The reason for these claims is obvious: These politicians, including Suleiman, are worried that an attack like this will prompt a particularly violent Hezbollah retaliation. In pointing the finger at Israel, they are trying to manufacture a common enemy for all Lebanese. Suleiman, who only days ago demanded the disarming of Hezbollah, understands that an attack like this in Dahieh could eventually lead to a complete takeover by the Shi’ite Hezbollah in Lebanon and a cleaning out of all pockets of opposition — be they Sunni extremists or rival politicians.
Like many in Lebanon, Suleiman recognizes that the Syrian civil war, which has intermittently seeped into Lebanon, on Thursday escalated to a still more dangerous level for his country. It was notable that the internet site of Hezbollah’s TV station Al-Manar was quick to publicize comments by the organization’s number 2, Naim Qassem, who said that Israel is deterred from confrontation with Hezbollah “and checks itself a thousand times over before risking any aggression against us.” This was Hezbollah telling all those politicians, and its own people, that, no, Israel isn’t the problem right now.
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But Hezbollah does not have too many good options right now. For a start, it doesn’t have a clear target to attack or punish.
The car bombing was not a particular surprise. Hezbollah only recently told its men to be on the alert in Shi’ite areas for fear of suicide bombers, car bombs or missile attacks. Evidently this didn’t help.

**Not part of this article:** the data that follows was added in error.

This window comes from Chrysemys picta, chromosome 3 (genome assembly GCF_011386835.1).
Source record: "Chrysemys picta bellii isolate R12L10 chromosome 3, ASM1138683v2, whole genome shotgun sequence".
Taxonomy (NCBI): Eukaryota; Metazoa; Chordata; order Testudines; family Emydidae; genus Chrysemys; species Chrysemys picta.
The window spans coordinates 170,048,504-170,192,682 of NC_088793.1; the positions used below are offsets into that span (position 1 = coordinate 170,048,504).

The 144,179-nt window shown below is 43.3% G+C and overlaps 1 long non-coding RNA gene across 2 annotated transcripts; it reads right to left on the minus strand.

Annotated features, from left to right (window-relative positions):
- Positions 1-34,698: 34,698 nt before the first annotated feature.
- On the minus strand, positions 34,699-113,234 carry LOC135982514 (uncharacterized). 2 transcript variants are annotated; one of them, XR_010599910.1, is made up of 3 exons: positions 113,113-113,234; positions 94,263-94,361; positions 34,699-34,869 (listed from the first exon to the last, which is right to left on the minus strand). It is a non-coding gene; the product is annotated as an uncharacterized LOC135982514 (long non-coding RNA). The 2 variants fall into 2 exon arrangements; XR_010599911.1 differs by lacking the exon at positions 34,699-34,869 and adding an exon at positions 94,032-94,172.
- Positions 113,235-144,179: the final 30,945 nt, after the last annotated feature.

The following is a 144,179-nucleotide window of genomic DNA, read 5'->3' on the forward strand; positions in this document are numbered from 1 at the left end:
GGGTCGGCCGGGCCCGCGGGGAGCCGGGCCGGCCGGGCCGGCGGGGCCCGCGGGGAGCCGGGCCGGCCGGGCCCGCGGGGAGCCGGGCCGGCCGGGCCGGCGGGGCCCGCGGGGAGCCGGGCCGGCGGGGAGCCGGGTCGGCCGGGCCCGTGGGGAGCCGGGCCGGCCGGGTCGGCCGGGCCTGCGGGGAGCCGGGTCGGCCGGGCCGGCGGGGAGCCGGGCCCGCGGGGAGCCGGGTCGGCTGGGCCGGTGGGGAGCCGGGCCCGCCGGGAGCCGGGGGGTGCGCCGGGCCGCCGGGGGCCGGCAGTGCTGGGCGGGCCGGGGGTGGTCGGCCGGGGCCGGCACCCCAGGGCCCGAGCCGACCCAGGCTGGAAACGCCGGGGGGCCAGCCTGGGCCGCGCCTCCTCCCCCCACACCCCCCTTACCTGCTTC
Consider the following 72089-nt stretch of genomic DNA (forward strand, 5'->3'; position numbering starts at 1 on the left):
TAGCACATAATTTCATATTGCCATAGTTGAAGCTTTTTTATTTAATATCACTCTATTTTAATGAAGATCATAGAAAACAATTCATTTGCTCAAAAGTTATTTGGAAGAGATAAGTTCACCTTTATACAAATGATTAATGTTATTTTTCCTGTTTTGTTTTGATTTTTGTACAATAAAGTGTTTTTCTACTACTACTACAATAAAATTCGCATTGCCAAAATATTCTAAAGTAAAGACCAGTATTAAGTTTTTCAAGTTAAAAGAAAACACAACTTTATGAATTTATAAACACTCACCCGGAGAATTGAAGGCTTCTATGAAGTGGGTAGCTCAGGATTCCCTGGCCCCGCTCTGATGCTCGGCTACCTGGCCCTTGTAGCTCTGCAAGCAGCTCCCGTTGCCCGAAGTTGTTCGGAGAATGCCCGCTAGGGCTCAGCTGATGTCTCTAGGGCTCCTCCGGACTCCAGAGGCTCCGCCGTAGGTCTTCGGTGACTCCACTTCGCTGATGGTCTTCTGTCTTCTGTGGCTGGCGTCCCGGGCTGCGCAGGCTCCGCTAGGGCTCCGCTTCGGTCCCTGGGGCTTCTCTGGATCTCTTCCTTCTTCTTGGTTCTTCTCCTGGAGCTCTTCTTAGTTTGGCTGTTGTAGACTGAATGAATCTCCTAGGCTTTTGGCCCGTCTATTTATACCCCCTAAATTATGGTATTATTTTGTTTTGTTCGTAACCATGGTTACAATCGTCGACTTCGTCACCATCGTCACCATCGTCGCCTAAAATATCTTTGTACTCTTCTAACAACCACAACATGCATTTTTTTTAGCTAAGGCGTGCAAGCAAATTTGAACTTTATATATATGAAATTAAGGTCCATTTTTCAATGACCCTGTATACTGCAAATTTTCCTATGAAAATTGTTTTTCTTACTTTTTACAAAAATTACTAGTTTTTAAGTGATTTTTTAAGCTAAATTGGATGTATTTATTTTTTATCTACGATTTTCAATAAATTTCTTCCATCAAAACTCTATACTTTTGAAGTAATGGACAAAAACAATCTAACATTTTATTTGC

Thursday was one of the harshest terror attacks Hezbollah has ever suffered. And it does not reflect well on the ostensible wisdom of Hezbollah’s secretary general Hassan Nasrallah. This purported strategic genius made a foolish mistake when he ordered his men two years ago to increase their involvement fighting alongside Bashar Assad’s forces in Syria; a similar mistake to the one he made in 2006 when he approved the kidnapping of Israel soldiers that led to the Second Lebanon War.
Right now in Lebanon, the Hezbollah-affiliated TV channel Al Mayadeen has been broadcasting nightly episodes of a series dedicated to that war, which happened to end precisely seven years ago. Nasrallah himself is interviewed in the final episodes and restates his assertion of Hezbollah victory. He appears to have forgotten his acknowledgement immediately after the war that the kidnappings had been a mistake and that, if he had known the price that Lebanon would pay, he would not have approved them.
It’s fair to assume that on Thursday night, too, Nasrallah was internalizing the scale of the mistake he made when he caved in to Iranian pressure and agreed to send his forces to fight alongside Assad’s in Syria. Thursday’s car bombing was only the beginning for those terror groups associated with al-Qaeda who see the Shi’ites — no less than the Jews and Christians — as their enemy.
Nasrallah may even be starting to realize that he is now at odds with the only people in the Middle East whose mindset may be even more pernicious than his own.